- 1819: What historians have called "The Most Ferocious Duel" in Canadian history took place on April 11, 1819, at Windmill Point near the Lachine Canal. The opponents were William Caldwell, a doctor at the Montreal General Hospital, and Michael O'Sullivan, a member of the Legislative Assembly of Lower Canada. The dispute arose when Caldwell accused O'Sullivan of lacking courage. The two opponents exchanged fire an unheard-of five times. O'Sullivan was wounded twice in the process, and in the final volley, he took a bullet to the chest and hit the ground. Caldwell's arm was shattered by a shot; a hole in his collar proved he narrowly missed being shot in the neck. Amazingly, neither participant died during the fight, although both took a long time to recover. O'Sullivan went on to become Chief Justice of the Court of King's Bench in Montreal, and when he died in 1839, an autopsy revealed a bullet still lodged against the middle of his spine.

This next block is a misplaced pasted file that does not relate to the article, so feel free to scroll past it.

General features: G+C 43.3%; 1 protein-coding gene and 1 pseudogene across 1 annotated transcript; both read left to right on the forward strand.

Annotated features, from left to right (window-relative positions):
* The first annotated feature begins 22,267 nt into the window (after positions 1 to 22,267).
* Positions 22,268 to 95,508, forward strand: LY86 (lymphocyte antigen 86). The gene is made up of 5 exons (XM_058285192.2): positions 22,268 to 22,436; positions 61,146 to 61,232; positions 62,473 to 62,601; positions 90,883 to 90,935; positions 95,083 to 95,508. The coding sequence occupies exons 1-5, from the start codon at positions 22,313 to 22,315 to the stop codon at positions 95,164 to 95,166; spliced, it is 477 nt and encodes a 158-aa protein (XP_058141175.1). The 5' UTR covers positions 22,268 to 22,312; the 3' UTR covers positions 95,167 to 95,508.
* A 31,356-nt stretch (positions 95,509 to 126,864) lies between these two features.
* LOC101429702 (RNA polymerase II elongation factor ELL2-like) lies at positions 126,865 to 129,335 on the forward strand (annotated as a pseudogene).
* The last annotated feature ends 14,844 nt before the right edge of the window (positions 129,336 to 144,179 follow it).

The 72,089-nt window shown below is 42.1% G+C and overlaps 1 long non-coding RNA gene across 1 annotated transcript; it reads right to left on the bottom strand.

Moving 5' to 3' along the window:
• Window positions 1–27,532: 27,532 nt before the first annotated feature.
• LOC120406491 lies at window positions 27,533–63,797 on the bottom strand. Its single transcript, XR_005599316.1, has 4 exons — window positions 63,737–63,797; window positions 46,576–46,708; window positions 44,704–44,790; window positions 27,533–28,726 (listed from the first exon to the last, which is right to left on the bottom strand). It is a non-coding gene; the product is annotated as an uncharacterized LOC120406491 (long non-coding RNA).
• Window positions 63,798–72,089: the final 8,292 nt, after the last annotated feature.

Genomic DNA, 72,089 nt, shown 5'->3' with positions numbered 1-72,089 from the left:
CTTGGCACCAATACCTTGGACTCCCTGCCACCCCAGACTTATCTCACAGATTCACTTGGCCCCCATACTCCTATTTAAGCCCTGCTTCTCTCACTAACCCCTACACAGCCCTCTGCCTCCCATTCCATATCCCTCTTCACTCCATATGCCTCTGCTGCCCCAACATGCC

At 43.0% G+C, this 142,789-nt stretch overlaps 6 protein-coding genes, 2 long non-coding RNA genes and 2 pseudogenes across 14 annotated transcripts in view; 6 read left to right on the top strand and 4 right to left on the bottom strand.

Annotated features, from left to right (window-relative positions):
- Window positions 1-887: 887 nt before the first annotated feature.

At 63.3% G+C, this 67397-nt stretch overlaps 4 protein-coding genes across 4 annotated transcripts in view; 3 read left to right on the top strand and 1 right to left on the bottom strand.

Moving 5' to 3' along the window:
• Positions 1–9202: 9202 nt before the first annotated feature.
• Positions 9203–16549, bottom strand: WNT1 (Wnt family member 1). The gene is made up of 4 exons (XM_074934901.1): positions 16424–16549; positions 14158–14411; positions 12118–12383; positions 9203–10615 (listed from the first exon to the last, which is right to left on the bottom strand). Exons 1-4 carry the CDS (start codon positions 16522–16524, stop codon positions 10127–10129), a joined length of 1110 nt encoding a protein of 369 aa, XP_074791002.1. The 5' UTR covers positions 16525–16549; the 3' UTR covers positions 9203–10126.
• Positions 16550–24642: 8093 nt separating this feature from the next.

- 1836: Two duelling politicians from Lower Canada were lucky to have sensible seconds. Clément-Charles Sabrevois de Bleury, a member of the Lower Canadian Legislative Assembly, insulted fellow politician Charles-Ovide Perreault. Perreault then struck de Bleury, and a duel was set. Both men were determined to settle the matter with pistols, but their seconds came up with a unique solution. The two foes would clasp hands and de Bleury would say, "I am sorry to have insulted you" while at the same time Perreault would say, "I am sorry to have struck you." They would then reply in unison, "I accept your apology." The tactic worked, and the situation was resolved without injury.